Polyamorous literature is full of touching stories of how opening a marriage rekindled a deep and abiding love between the original couple and deepen their relationship.
You think I’m gonna sneer, ain’tcha?
Nope. I’m not. I think many of those stories are quite true and are wonderful tales to tell. I do want to point out a serious problem with these stories. People mistakenly think that opening the relationship was the solution rather than a side effect to other things that couple probably did before opening the relationship.
Plenty of poly people have been guilty of this one. I’ve seen it once or twice among people who were very proud of their emotional maturity, too.
But if you’re bored, if things are tepid between you and your mate, if you’re feeling stifled…
Adding more people is not magically going to help your original relationship.
Oh, polyamory may be the way to go, it really might. But you want to settle the issues between yourself and your mate first! If you don’t want to do it for yourselves, dear Lord, at least think of the people you’ll be getting involved with! Presumably you’re thinking that if you open your relationship you might actually love the people you’re getting involved with. Do you want to drop them in the middle of an unpleasant mess?
Worse, are you really okay with using a person as a band-aid for your original relationship? (I’ll pay you the compliment of assuming not).
So, how’s those communication skills? How are you guys connecting? Do you feel okay with being vulnerable with your mate?
If things are a little blah between you, and you’re willing to do this work first, yes yes yes, you’re going to find a wonderful re-connection and rekindling. It won’t be polyamory that did it, though, but a mutual willingness to open up, communicate and be vulnerable.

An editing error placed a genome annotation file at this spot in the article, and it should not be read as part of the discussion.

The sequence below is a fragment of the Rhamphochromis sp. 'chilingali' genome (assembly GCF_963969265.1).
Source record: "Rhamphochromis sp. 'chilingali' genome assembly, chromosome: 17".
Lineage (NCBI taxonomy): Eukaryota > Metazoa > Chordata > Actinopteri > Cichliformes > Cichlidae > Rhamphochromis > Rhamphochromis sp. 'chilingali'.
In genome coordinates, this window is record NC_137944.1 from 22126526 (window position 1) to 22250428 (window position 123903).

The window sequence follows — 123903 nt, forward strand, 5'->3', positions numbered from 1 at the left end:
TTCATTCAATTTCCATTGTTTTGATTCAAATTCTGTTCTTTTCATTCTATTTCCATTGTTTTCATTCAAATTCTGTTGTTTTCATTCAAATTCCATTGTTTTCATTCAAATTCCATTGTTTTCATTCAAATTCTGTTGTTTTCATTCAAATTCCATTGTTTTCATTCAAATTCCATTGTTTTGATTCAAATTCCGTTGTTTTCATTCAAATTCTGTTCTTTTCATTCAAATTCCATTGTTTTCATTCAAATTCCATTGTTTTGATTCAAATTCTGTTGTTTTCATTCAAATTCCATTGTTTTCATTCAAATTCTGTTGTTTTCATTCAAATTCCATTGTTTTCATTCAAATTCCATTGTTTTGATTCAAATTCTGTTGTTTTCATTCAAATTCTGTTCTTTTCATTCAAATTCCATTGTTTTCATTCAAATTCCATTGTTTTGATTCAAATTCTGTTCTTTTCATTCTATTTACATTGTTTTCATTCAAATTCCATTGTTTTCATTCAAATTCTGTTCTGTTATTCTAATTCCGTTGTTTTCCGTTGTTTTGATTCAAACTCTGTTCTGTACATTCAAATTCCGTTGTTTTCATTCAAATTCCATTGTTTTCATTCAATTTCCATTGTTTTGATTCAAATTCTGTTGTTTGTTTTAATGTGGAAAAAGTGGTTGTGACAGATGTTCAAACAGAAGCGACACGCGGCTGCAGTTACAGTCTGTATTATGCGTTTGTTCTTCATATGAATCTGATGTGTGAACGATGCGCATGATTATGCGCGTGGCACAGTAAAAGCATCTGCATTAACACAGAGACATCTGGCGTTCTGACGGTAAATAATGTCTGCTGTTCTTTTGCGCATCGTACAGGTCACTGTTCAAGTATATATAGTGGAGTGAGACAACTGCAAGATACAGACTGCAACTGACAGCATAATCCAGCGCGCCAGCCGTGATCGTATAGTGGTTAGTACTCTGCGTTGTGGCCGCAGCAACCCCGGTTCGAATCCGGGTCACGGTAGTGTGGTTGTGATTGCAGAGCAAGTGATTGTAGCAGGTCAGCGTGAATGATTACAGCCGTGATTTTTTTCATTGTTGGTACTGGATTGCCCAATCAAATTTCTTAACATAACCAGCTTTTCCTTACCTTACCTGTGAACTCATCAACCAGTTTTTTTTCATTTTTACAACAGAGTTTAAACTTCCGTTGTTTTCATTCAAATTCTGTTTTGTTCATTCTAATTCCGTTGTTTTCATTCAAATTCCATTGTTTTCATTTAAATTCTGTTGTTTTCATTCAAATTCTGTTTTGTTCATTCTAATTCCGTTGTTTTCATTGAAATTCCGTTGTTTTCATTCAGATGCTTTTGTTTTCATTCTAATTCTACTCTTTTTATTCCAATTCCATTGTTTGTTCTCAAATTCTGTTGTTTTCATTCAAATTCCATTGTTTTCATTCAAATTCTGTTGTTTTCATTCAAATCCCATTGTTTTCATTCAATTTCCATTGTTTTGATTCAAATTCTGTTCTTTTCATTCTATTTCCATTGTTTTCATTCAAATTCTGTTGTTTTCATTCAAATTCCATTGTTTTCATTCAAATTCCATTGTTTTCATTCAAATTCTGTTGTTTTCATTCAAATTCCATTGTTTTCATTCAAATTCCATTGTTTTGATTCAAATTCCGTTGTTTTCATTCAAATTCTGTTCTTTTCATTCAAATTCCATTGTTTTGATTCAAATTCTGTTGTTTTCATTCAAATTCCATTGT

And yes, that’ll help the poly part, too.
Just, make sure you get these things in the right order!
5 thoughts on “Relationship Broken, Add More People”
I agree completely. We did both, in *almost* the right order. We talked first about wanting to do something different/more exciting; then we read and talked and went to discussion groups about poly for a couple of years; then we jumped into poly (uh oh); and *then* we found sanity in the form of HAI (Human Awareness Institute workshops); then we continued poly and have survived – phew!
> How are you guys connecting? Do you
> feel okay with being vulnerable with
> your mate?
A rule that’s recently gotten stuck in my mind is, “If you’re afraid to say it, that means you need to say it.” (This from Marcia Baczynski, co-creator of the Cuddle Party (TM) and active in the NYC poly scene.)
I guess this goes with, “Life rewards those who move in the direction of greatest courage.” (From Franklin.)
Possible future column suggestion, this is….
I could not agree more. So many people accuse me of being in a failed primary relationship and cite that as the cause of my “needing” a secondary one. What people who don’t know us fail to understand is that we had to be extra strong and extra ready and so on in order for us to “successfully” be polyamorous. When people ask me how to begin to open their relationship the first thing I say is, “Very carefully.” The second thing I say is, “With more communication than you ever imagined humanly possible.”
And I love those quotes Alan M.!
Author of “Open: Love, Sex, and Life in a Open Marriage”
>>> It won’t be polyamory that did it, though, but a mutual willingness to open up, communicate and be vulnerable.>>>
Seems like the same thing to me. If you don’t discover polyamory, then you won’t open up, and you will still be closed in monogamy.
Not in the least, Jonathan!
You don’t think monogamous people ever decide for other reasons to work on their relationships and improve their communication.
Perhaps this is part of the disconnect. While polyamory is my own personal preference as a relationship form, I do not for one second believe that ANY particular relationship form is an “ideal” one — except in the sense of what works for the person.